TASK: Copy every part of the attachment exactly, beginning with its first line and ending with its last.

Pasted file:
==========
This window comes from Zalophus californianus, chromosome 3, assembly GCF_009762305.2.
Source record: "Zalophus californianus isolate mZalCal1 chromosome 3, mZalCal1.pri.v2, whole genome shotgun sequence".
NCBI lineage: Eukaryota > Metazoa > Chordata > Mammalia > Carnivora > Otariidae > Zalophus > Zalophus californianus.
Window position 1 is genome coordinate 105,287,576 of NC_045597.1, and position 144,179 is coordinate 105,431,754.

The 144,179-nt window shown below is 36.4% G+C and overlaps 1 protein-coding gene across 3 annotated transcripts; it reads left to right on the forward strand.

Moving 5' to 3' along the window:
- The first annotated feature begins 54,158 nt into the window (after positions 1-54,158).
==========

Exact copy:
This window comes from Zalophus californianus, chromosome 3, assembly GCF_009762305.2.
Source record: "Zalophus californianus isolate mZalCal1 chromosome 3, mZalCal1.pri.v2, whole genome shotgun sequence".
NCBI lineage: Eukaryota > Metazoa > Chordata > Mammalia > Carnivora > Otariidae > Zalophus > Zalophus californianus.
Window position 1 is genome coordinate 105,287,576 of NC_045597.1, and position 144,179 is coordinate 105,431,754.

The 144,179-nt window shown below is 36.4% G+C and overlaps 1 protein-coding gene across 3 annotated transcripts; it reads left to right on the forward strand.

Moving 5' to 3' along the window:
- The first annotated feature begins 54,158 nt into the window (after positions 1-54,158).